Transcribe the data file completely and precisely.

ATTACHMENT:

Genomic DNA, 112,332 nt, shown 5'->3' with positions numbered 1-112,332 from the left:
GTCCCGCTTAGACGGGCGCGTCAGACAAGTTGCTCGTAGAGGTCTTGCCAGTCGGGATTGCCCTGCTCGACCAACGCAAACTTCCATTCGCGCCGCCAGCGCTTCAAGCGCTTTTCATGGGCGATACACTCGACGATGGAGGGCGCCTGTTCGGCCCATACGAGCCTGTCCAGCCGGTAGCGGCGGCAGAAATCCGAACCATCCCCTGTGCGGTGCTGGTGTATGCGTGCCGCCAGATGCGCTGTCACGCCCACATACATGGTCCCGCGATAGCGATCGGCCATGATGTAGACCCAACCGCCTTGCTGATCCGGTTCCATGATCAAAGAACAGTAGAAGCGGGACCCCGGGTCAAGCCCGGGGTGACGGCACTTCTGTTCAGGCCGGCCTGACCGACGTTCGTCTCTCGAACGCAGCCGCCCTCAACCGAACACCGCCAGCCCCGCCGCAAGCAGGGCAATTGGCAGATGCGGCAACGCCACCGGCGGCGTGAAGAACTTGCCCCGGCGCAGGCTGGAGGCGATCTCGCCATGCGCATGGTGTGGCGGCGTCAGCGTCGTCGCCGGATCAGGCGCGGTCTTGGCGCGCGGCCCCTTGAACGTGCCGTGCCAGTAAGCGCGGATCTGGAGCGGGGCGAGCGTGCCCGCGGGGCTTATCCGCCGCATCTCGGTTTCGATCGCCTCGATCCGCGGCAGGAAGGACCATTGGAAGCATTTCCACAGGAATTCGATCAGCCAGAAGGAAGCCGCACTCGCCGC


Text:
Genomic DNA, 112,332 nt, shown 5'->3' with positions numbered 1-112,332 from the left:
GTCCCGCTTAGACGGGCGCGTCAGACAAGTTGCTCGTAGAGGTCTTGCCAGTCGGGATTGCCCTGCTCGACCAACGCAAACTTCCATTCGCGCCGCCAGCGCTTCAAGCGCTTTTCATGGGCGATACACTCGACGATGGAGGGCGCCTGTTCGGCCCATACGAGCCTGTCCAGCCGGTAGCGGCGGCAGAAATCCGAACCATCCCCTGTGCGGTGCTGGTGTATGCGTGCCGCCAGATGCGCTGTCACGCCCACATACATGGTCCCGCGATAGCGATCGGCCATGATGTAGACCCAACCGCCTTGCTGATCCGGTTCCATGATCAAAGAACAGTAGAAGCGGGACCCCGGGTCAAGCCCGGGGTGACGGCACTTCTGTTCAGGCCGGCCTGACCGACGTTCGTCTCTCGAACGCAGCCGCCCTCAACCGAACACCGCCAGCCCCGCCGCAAGCAGGGCAATTGGCAGATGCGGCAACGCCACCGGCGGCGTGAAGAACTTGCCCCGGCGCAGGCTGGAGGCGATCTCGCCATGCGCATGGTGTGGCGGCGTCAGCGTCGTCGCCGGATCAGGCGCGGTCTTGGCGCGCGGCCCCTTGAACGTGCCGTGCCAGTAAGCGCGGATCTGGAGCGGGGCGAGCGTGCCCGCGGGGCTTATCCGCCGCATCTCGGTTTCGATCGCCTCGATCCGCGGCAGGAAGGACCATTGGAAGCATTTCCACAGGAATTCGATCAGCCAGAAGGAAGCCGCACTCGCCGC